Michael Rozin (MR), President of Rozin Security Consulting LLC., has kindly agreed to speak to Human Risks (HR) ahead of his conference sessions at this year’s Global Security Exchange (GSX), Florida, US. Michael has 20 years of experience in the Security industry and is an anti-terrorism specialist. Previously Michael was a Special Deputy at Hennepin County Sheriff’s Office and was a Professor and Course Director at the University of Minnesota.
To attend Michael’s GSX events, click the below links:
Red Teaming: The Key to Effective Security: Monday 27th September, 11:30 AM – 12:30 PM Eastern Time (US & Canada)
Large Venue Protection in 2021: Monday 27th September, 3:30 PM – 4:30 PM Eastern Time (US & Canada)
Human Risks talks about Red Team Testing with Michael Rozin
HR: How often should organizations undertake Red Team Testing?
MR: The frequency of red teams should be based on the critical assets an organization has. It is recommended that each critical asset is red-teamed once a year.
HR: What are the top three crucial factors to consider before running a Red Team Test?
MR: It is critical to define what asset will be red-teamed, what potential threat element the red team is attempting to simulate, and what domain of security measures (physical, technological, or operational) will be the focus of the red team.
HR: Are there certain industries that need to Red Team Test more often than others?
MR: The higher the organization’s overall risk, the more frequent red teams will be beneficial to the organization. The higher-risk organizations such as Government facilities, high-profile Fortune 500 corporations, controversial political organizations, defense industrial base sector, and transportation systems sector require more frequent red teams.
HR: How do you ensure that the Red Team Tests you run are effective at testing the system?
MR: By bringing an innovative, creative and skilled team of red teamers who are closely familiar with the threat element chosen to be simulated and are willing to attempt to target every possible security measure that protects the targeted asset. This is done by ensuring the red team is using physical, technological, and human resources.
HR: During your career how has Red Team Testing evolved?
MR: The development of new technology has evolved the red team operations. Today the red teams can be done solely virtual, and even the physical red teams rely heavily on various technology commercially available on the market. Only 10-15 years ago, many of the red teams I have conducted were primarily physical.
HR: What future challenges can you foresee as key threats that Red Team Testing will need to overcome in order to remain effective?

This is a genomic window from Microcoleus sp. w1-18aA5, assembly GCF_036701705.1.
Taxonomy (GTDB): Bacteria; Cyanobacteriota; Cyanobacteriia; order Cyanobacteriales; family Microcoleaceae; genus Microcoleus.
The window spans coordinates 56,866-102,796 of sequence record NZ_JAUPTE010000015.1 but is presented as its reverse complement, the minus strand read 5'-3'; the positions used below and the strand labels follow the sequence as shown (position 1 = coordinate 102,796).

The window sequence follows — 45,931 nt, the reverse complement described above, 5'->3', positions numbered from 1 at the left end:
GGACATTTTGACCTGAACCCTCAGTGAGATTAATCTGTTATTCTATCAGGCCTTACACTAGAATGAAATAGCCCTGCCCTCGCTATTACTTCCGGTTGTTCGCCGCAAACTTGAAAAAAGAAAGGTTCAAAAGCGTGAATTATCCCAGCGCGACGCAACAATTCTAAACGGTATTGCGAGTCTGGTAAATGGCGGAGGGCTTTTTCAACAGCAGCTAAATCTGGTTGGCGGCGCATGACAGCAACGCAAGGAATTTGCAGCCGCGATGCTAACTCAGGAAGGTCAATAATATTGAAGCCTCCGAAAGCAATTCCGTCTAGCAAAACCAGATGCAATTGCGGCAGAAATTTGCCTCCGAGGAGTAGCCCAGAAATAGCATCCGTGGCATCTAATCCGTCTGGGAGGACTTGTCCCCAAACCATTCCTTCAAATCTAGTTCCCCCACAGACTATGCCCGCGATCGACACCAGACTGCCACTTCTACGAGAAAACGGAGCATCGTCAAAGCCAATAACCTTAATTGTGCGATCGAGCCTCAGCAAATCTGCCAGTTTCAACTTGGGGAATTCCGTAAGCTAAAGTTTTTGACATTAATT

MR: With the abundance of new technology, I have seen many corporate red teams step away from the social engineering and critical physical red team methods and rely primarily on technological red teaming. However, we have noticed that aggressors continue to leverage vulnerabilities in physical, technical, and operational domains.
HR: How can technology and AI benefit the Red Team testing process?
MR: There are two types of red teams, analytical and physical. When it comes to the analytical red team, the AI can help compute scenarios and assign a probability to each scenario that could significantly enhance the process. On the physical side, the technology can dramatically improve the gathering of critical operational information about the targeted location and asset.
HR: Do you think that Legislation, Regulation and Governance does enough to ensure effective Red Team Testing? If not what more could be done?
MR: Sadly, there is not enough regulation when it comes to this very critical security discipline. I think when it comes to federally regulated entities, the red teaming should be added as a mandatory component of an effective security operation. The level of red teaming and its frequency should be based on the required level of protection and should fall in line with the Unified Facilities Criteria standards.
HR: Does Red Team Testing and measuring help Security Managers present a more robust ROI business case?
MR: I believe Red Teaming is one of the most effective ways to truly measure ROI. Theoretical assumptions about the effectiveness and need of specific security measures are nowhere near as effective as practical evidence of the effectiveness or ineffectiveness of certain measures and the consequences of such for the assessed critical asset for any organization.
HR: If you can offer any advice to an organisation aiming to set up Red Team Testing, what would it be?
MR: I think every organization with a medium to high-risk profile should have a red team operation. Start by designing a concept of operation (CONOPS) of the planned red team department and engage with someone who has experience designing and executing red teams to avoid unnecessary mistakes. Identify specific roles, and skill sets necessary for your red team based on your CONOPS. Ensure the entire team is uniformly trained on your CONOPS, methodology, and techniques. Start by executing small, easy red teams before going after more complex and very challenging red team operations.
HR: What three top tips can your offer to Security Managers when it comes to assessing organisational risk in these volatile times?
MR: Ensure the threat assessment part of your risk assessment is effective and in line with the emerging and active threats. Perform the risk assessment once a year, and ensure the assessment is centred on the organization’s critical assets.
Thank you Michael for taking the time to share your experience and views with us. We wish you all the best of luck with the GSX conference. To book a place at this year’s GSX conference click here.
For further information on Michael Rozin’s work click here.